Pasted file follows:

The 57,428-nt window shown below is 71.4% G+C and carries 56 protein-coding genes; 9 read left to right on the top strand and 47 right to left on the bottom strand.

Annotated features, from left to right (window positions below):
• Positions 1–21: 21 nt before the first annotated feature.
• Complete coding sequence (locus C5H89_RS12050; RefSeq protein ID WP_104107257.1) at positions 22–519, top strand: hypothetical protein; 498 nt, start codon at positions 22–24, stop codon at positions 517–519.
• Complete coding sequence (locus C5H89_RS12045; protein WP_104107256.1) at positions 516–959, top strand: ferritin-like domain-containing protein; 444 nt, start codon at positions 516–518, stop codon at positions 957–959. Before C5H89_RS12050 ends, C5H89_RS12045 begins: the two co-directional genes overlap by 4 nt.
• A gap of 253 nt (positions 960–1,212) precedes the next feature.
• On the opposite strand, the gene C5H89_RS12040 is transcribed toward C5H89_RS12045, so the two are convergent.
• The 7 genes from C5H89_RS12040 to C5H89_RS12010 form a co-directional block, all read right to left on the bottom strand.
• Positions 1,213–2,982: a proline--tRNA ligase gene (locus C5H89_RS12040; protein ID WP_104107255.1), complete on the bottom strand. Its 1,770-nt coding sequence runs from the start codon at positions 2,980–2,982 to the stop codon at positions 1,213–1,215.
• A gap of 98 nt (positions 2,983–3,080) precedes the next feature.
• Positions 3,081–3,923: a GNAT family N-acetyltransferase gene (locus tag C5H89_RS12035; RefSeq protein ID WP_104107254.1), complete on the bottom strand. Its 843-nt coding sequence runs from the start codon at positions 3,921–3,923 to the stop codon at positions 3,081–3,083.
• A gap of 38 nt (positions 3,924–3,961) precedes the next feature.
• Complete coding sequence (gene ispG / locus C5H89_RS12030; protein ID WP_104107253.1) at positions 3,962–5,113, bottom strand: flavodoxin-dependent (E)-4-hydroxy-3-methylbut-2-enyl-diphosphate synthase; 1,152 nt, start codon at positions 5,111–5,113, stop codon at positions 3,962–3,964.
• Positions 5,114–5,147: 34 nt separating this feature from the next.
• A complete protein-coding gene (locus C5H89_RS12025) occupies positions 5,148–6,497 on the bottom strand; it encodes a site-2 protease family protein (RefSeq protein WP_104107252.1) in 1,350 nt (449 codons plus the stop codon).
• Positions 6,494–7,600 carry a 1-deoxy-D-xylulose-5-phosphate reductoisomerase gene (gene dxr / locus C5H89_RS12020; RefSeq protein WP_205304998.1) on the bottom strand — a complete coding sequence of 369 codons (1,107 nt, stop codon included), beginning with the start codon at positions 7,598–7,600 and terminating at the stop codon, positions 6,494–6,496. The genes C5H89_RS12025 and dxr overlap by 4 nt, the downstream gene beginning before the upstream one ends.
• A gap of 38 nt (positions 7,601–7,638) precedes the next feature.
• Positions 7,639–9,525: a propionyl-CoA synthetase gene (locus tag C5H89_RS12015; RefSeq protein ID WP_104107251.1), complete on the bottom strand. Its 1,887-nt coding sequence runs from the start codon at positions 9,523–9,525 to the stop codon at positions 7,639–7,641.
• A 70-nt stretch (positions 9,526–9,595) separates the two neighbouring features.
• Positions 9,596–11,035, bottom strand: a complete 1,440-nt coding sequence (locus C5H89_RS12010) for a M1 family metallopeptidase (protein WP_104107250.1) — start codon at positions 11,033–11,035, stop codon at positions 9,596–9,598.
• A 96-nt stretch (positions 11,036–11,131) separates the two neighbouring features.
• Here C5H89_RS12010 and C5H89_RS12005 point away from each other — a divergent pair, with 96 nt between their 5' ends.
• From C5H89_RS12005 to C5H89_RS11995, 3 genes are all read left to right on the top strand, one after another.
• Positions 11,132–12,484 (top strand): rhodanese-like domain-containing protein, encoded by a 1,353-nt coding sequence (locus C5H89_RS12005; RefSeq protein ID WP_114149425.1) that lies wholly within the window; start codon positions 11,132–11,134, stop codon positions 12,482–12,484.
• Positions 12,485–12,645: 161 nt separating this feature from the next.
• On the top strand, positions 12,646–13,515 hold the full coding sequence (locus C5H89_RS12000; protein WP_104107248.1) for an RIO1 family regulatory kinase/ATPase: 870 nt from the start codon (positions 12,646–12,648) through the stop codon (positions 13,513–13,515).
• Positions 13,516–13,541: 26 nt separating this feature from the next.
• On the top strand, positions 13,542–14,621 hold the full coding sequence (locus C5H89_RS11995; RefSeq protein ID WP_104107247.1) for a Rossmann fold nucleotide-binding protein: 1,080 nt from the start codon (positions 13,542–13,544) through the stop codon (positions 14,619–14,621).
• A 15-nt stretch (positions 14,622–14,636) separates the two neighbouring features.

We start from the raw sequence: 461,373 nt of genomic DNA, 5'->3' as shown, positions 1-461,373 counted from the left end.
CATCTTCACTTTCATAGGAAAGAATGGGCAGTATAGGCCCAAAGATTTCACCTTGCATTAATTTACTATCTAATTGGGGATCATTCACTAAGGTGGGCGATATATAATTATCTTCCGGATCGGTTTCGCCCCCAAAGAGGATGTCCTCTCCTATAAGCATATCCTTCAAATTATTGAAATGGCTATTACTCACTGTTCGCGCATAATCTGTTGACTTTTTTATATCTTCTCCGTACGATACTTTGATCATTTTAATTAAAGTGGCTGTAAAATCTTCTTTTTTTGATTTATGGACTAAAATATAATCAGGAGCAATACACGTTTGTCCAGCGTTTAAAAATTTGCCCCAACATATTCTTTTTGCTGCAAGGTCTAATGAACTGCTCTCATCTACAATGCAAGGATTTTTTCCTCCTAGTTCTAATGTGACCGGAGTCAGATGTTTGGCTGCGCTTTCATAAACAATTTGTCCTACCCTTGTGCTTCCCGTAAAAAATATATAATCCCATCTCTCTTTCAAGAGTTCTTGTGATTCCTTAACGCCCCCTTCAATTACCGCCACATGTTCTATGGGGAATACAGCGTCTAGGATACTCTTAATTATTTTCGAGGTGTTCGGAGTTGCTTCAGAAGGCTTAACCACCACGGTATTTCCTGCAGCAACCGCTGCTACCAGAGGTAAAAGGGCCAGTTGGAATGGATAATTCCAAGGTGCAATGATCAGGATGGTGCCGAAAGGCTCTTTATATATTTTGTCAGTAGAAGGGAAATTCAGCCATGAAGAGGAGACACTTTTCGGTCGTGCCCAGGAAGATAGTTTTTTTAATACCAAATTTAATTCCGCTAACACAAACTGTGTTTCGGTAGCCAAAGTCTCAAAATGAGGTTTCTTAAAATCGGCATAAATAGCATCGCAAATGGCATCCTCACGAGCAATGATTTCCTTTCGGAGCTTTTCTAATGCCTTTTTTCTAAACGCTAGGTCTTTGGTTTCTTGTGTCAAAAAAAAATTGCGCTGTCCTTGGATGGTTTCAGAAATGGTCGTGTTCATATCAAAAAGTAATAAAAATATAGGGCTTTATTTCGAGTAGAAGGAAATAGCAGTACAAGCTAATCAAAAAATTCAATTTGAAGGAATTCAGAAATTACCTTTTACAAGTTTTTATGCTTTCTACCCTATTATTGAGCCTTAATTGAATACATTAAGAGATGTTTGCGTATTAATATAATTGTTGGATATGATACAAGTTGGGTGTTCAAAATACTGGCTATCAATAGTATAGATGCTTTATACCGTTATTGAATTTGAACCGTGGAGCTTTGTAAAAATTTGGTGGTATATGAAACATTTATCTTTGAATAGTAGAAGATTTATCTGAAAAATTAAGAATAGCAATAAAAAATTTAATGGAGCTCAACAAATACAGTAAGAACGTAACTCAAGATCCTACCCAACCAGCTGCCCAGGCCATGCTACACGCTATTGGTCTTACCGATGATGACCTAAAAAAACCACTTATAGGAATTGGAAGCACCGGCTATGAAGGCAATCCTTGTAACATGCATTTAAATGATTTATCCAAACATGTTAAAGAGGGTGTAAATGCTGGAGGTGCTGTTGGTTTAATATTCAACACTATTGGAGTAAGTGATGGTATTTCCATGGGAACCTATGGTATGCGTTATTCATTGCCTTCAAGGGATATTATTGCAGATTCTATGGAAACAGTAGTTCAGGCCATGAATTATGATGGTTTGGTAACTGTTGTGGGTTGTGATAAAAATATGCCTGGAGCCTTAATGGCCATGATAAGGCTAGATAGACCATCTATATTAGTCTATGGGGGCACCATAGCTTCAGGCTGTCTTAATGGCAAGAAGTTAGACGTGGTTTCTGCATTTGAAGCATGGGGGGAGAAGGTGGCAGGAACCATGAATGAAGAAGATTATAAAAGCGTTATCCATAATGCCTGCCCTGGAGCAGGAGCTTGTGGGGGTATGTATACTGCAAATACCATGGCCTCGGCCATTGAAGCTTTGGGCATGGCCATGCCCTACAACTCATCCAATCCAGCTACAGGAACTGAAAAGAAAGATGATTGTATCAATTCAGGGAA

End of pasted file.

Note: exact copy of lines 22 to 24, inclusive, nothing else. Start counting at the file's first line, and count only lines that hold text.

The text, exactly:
• Here C5H89_RS12010 and C5H89_RS12005 point away from each other — a divergent pair, with 96 nt between their 5' ends.
• From C5H89_RS12005 to C5H89_RS11995, 3 genes are all read left to right on the top strand, one after another.
• Positions 11,132–12,484 (top strand): rhodanese-like domain-containing protein, encoded by a 1,353-nt coding sequence (locus C5H89_RS12005; RefSeq protein ID WP_114149425.1) that lies wholly within the window; start codon positions 11,132–11,134, stop codon positions 12,482–12,484.